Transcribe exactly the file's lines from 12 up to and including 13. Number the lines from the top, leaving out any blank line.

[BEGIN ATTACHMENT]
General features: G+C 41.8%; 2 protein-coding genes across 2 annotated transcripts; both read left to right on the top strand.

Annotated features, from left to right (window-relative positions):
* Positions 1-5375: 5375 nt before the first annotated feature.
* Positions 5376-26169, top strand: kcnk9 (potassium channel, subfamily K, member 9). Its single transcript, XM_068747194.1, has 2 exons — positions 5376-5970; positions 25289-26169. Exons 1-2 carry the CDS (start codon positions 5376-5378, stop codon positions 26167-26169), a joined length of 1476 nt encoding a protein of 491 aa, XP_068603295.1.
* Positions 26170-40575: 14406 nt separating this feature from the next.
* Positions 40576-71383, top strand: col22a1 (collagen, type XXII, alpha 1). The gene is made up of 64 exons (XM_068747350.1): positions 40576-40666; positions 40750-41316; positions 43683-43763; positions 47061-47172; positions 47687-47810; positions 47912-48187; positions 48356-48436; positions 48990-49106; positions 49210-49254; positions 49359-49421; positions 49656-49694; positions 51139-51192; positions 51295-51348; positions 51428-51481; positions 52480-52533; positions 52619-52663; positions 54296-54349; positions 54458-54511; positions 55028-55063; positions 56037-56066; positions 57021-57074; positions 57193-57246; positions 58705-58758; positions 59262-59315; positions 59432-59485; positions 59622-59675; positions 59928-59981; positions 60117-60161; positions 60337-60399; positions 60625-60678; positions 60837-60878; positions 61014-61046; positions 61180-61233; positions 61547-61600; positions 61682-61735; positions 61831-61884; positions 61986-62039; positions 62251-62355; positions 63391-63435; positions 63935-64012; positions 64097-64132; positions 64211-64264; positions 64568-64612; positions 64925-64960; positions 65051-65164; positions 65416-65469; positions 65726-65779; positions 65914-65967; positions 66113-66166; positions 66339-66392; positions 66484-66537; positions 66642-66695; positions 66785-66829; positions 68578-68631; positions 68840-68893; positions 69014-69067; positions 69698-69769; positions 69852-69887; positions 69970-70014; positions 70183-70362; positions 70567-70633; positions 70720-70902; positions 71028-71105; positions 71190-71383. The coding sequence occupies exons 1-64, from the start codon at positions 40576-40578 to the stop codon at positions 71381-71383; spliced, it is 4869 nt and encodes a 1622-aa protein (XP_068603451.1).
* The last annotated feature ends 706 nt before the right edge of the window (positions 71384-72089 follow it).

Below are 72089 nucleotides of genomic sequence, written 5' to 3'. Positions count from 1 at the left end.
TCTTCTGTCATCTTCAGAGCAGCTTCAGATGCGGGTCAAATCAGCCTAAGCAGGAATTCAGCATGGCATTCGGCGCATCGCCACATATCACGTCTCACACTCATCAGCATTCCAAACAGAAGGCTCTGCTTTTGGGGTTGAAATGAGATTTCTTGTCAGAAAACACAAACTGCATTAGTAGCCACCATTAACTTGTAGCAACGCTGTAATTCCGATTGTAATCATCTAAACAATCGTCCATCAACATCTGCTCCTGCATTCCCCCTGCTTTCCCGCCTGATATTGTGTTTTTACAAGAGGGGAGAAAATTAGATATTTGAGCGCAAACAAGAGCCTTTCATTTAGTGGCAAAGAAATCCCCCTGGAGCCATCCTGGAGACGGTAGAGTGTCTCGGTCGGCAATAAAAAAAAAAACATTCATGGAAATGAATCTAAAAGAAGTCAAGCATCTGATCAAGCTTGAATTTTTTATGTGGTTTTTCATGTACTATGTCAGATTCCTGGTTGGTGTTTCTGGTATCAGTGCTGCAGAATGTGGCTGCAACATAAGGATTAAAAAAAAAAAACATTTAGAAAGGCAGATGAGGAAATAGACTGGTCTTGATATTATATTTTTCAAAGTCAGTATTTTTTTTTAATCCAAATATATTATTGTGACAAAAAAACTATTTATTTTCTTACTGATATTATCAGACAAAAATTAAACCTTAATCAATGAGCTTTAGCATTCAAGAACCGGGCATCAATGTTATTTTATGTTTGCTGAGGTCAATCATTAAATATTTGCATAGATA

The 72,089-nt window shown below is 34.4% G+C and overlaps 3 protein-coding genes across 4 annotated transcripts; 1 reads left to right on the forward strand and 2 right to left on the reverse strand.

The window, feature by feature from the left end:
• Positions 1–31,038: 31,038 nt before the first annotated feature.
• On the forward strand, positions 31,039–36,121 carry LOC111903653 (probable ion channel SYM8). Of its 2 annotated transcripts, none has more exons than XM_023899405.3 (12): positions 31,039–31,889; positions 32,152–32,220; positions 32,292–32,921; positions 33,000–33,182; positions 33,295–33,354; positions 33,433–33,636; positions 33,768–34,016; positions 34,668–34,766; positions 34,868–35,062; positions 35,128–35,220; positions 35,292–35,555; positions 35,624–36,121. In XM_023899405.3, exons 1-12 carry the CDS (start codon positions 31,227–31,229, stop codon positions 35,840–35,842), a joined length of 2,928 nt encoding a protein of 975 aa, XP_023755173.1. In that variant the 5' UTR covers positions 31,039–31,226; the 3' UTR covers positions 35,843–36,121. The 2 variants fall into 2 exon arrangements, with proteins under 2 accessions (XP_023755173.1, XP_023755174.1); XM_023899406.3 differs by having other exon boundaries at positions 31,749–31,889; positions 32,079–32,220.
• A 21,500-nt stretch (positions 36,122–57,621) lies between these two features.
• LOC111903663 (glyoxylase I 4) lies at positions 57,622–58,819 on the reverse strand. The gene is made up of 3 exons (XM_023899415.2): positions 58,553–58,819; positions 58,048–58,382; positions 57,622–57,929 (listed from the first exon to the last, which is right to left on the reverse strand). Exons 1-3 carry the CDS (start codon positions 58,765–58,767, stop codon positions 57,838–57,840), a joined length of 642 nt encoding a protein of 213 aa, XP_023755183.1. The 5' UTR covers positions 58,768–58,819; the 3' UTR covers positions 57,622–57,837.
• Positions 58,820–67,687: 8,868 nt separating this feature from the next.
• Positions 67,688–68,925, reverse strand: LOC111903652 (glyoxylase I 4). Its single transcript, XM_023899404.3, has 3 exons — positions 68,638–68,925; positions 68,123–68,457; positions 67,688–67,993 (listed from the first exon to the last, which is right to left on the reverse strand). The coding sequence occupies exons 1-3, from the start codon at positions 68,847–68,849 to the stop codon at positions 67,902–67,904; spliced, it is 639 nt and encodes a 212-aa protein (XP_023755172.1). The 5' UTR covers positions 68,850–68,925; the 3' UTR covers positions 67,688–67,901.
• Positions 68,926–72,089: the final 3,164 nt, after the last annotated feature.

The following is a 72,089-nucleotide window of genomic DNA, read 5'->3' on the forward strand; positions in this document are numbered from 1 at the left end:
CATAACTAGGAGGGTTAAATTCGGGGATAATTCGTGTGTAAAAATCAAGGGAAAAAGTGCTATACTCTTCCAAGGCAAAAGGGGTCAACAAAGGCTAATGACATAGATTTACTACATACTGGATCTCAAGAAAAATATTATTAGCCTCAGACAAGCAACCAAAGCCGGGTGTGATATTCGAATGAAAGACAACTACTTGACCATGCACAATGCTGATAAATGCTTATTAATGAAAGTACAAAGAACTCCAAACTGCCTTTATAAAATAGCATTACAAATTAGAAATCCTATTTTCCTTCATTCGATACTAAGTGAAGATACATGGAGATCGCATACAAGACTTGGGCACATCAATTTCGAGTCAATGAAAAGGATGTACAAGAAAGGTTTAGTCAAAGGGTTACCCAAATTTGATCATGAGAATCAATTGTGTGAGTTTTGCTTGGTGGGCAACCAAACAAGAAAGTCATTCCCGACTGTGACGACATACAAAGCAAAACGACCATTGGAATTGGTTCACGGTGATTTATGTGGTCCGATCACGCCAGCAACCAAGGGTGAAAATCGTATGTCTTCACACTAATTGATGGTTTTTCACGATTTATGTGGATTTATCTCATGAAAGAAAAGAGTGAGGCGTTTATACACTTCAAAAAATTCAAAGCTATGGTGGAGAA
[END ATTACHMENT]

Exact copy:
• Positions 1–31,038: 31,038 nt before the first annotated feature.
• On the forward strand, positions 31,039–36,121 carry LOC111903653 (probable ion channel SYM8). Of its 2 annotated transcripts, none has more exons than XM_023899405.3 (12): positions 31,039–31,889; positions 32,152–32,220; positions 32,292–32,921; positions 33,000–33,182; positions 33,295–33,354; positions 33,433–33,636; positions 33,768–34,016; positions 34,668–34,766; positions 34,868–35,062; positions 35,128–35,220; positions 35,292–35,555; positions 35,624–36,121. In XM_023899405.3, exons 1-12 carry the CDS (start codon positions 31,227–31,229, stop codon positions 35,840–35,842), a joined length of 2,928 nt encoding a protein of 975 aa, XP_023755173.1. In that variant the 5' UTR covers positions 31,039–31,226; the 3' UTR covers positions 35,843–36,121. The 2 variants fall into 2 exon arrangements, with proteins under 2 accessions (XP_023755173.1, XP_023755174.1); XM_023899406.3 differs by having other exon boundaries at positions 31,749–31,889; positions 32,079–32,220.